Tuesday, March 20, 2012

Day 411.

Vernal Equinox. 2012.

The family collects, around a new table, sitting on new, soft, powder blue chairs, a pre-purchase image of which was emailed to me, months ago, just after my sister moved into her new apartment. Her new apartment - that's a heavy thing. It's in a shiny monster of an LA gated building called "The Palazzo" and you have to drive to a gate with your car and have the old man who most likely hates his job and hates your stupid face for needing things from him call the tenant you are visiting to make sure you are allowed. And in our case, he had to give us a code, because the complex is so enormous that we had to enter from a different gate than the one we were in front of, before we found a spot labeled "guest," parked, and followed a straight couple comprised of a muscle-y dude wearing an Ed Hardy shirt and a girl with bleached hair, a nose job, a tit job, a half shirt, and $400 jeans into the elevator and up to the penthouse floor.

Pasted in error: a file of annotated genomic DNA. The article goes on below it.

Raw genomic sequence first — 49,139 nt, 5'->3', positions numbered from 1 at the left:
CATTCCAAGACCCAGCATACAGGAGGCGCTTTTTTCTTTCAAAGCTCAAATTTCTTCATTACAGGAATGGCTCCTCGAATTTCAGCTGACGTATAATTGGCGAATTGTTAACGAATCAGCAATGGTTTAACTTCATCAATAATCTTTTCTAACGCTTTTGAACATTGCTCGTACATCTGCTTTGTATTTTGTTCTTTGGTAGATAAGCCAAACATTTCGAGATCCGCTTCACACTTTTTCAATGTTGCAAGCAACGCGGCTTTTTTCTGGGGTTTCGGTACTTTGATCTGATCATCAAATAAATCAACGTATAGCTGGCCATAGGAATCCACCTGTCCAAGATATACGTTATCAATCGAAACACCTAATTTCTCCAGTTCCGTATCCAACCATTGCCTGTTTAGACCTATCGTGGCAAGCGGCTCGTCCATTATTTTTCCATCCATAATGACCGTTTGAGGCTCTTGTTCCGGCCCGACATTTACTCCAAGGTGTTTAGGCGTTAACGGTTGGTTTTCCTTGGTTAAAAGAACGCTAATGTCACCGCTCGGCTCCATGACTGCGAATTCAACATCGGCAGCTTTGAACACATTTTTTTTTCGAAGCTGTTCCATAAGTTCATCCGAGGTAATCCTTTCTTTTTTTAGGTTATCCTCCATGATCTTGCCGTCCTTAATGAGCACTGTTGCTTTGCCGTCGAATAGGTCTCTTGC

So there we are, at the new table. I'm drinking overpriced chardonnay with an ice cube melting in it, like some kind of old divorcee. I've been trying to train my sister's fluffy little year-old mutt to stop biting my hand all evening, "training" being an apparently brand new concept to my sister and my parents, the dog's primary caregivers. And I've already been eating too much, stuffing my face, medicating intentionally and mindfully because I know that despite wonderful moments, this will be hard. It will hurt to be at the table and just feel. Feel the shit I am bringing and the wounds others have and don't want to acknowledge or talk about. Being an empath is absolutely worth it, but sometimes so all-consuming and exhausting.